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Henry Capehart


Version: 27 Feb 2019


Who was Henry Capehart (1756-1820) and who was his wife?


Richard L. Tolman, Ph. D.

     He really existed, I can tell you that for certain. Many have tried to say that he did not exist, but the purpose of this essay is to put that notion to rest once and for all. This work is supplemental to the Philadelphia Capeharts essay.1 This problem is further evidence that an error, once prominently published, never dies.

     The first and best genealogical researcher of the Gebhardt/Kephart/Capehart line was Calvin I. Kephart (1912-1969), a former president of the National Genealogical Society. In his first publication2 of the Gebhardt/Kephart/Capehart genealogy in National Genealogical Society Quarterly in 1942, the children of Heinrich Gebhardt (1725-1793) are listed—Henry Capehart is omitted! In this publication Henry’s daughter Elizabeth (1778-1829) is listed as a child of her grandfather Heinrich Gebhardt!

     Henry’s dad Heinrich’s wife is unknown; some say Barbara Grünauer3 (1727-1793), but without any source this author has been able to uncover. If Elizabeth Capehart (1778-1829)4 really were the daughter of Heinrich Gebhardt (she is actually his gdau), his wife (if born 1727) would have been 51 yrs. at her birth and then 56 yrs. at the birth of her brother John (see at-DNA evidence below for proof they are sibs). Mrs. Gebhardt actually had her youngest and final child Frederick in 1774 (he died with her in the yellow fever epidemic of 1793 in Philadelphia).5 And then there was Henry’s spurious marriage6 on ‘1 Jun 1772’; Henry would have been 16 yrs.(!) and then he waited 5 years (?) before having any children. Luckily all this is totally unsourced so we don’t have to believe it, if we were ever tempted.

     In the course of time and as his research into this family progressed, Mr. Kephart realized his error and when the Gebhardt/Kephart/Capehart genealogy was disclosed again in 1950 in a proclamation7 given to the Library of Congress, the New England Historic Genealogical Society (Boston) and the Family History Library (Salt Lake City), the composition of the Heinrich Gebhardt family was corrected to include his son Henry Capehart and Heinrich’s granddaughter Elizabeth. Henry and his brother Andrew were the first in the Gebhardt/Kephart family to use the name Capehart.8

     The paper documentation of Henry’s existence includes the following:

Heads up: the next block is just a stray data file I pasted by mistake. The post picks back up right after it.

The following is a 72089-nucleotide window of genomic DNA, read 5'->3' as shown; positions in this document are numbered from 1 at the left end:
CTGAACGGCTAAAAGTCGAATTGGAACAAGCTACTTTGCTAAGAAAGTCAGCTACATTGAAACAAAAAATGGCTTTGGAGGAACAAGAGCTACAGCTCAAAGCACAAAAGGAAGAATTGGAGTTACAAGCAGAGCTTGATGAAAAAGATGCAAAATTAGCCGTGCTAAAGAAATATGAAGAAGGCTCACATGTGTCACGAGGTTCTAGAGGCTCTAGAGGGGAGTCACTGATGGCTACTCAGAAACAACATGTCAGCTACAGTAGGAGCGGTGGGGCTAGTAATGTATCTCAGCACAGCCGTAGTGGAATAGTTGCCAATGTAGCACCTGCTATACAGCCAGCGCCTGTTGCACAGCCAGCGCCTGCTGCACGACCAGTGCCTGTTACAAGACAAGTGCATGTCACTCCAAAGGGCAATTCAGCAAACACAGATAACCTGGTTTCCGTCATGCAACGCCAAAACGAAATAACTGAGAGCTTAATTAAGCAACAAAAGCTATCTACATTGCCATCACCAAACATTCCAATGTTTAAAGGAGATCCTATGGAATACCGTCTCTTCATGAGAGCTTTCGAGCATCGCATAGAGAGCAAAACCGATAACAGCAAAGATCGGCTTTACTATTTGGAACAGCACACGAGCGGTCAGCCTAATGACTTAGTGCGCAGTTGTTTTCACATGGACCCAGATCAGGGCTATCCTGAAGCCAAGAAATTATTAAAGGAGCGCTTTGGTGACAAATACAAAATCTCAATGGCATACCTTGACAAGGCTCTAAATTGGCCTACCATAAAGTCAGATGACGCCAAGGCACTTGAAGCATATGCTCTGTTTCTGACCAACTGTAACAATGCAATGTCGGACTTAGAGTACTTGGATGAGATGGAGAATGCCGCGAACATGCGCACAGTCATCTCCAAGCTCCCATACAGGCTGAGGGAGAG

(1) 1790 U. S. census of Manor of Moreland, Philadelphia, Pennsylvania; household of 6: two males under 16, one over 16, and three females9—this would likely be 2 sons (John and Edward), Henry, and Henry’s wife and 2 daus (Sarah and Elizabeth).

  (2) 1800 U. S. census of Byberry, Philadelphia, Pennsylvania; household of 10: 5 males (two 10-15yrs, two 16-25yrs, one 26-44yrs.) 5 females (two under 10yrs, two 16-25yrs., one over 45).10 The Thomas Terry family lives next door (Henry’s dau Elizabeth’s eldest dau will marry one of the Terry boys).

  (3) 1820 U. S. census of Bensalem, Bucks, Pennsylvania; household of 3: one male 10-15yrs., one male over 45 and one female 26-44yrs.11 James and Elizabeth (Capehart) Merkins are living next door. The Thomas Terry family also lives close by as in 1800. Son John Capehart and his family are living at the Byberry residence.

  (4) Pennsylvania Tax List 1783 (Bedminster, Bucks County).12

  (5) Pennsylvania Tax List 1798 (‘Bibery’, Philadelphia County); one acre rented from William Walmsley.13

  (6) Pennsylvania Tax List 1808 (Bensalem, Bucks County); son John also listed.14

     From the 1800 census record we discern that Henry had a large family. To date we have only discovered and characterized15 three of the children: Sarah b. 1777 (md. Martin Summers), Elizabeth b. 1778 (md. James Merkins) and John b. 1783 (md. Rachel Ott); two others are tentatively characterized, Edward and Lewis.

     Perusal of the author’s (RLT) at-DNA matches reveals two matches where the Common Ancestor is Henry Capehart; one descent (1_judyhatfield, 15.9 cMs, 1 segment) is through the son John Capehart and his wife Rachel Ott and the other (Grace Lee Guymon Winn, 50 cMs, 4 segments) is through the dau Elizabeth and her husband James Merkins. This is a reassuring confirmation of the deductions from the paper record. There is another interesting observation–both RLT, GLT (a sib), and RB (a maternal uncle) have a number of matches to lineages containing the name ‘Fretz’ (see Table ‘Fretz at-DNA matches’ below). For RLT/GLT the amount of shared DNA is in the range of 6-11 cMs; according to dnapainter.com this (in highest probability) corresponds to 5th or 6th cousins. 4ggparents for RLT/GLT are all known and well documented except for Henry Capehart’s wife. The simplest explanation for this observation is that Henry Capehart’s wife’s maiden name was Fretz. It is already known16 that her first name was Elizabeth, that she was born in 1761 and died 25 Apr 1836 (age 75) and was originally buried at St. John’s M. E. Burying Ground (Roy St. N. E., Germantown). Some trees on Ancestry already have an Elizabeth Fretz as Henry’s wife (no sources), but these trees have pilfered the vitae of another Elizabeth Fretz, the Mennonite wife of Rev. Johannes Kephart—Henry’s older brother.17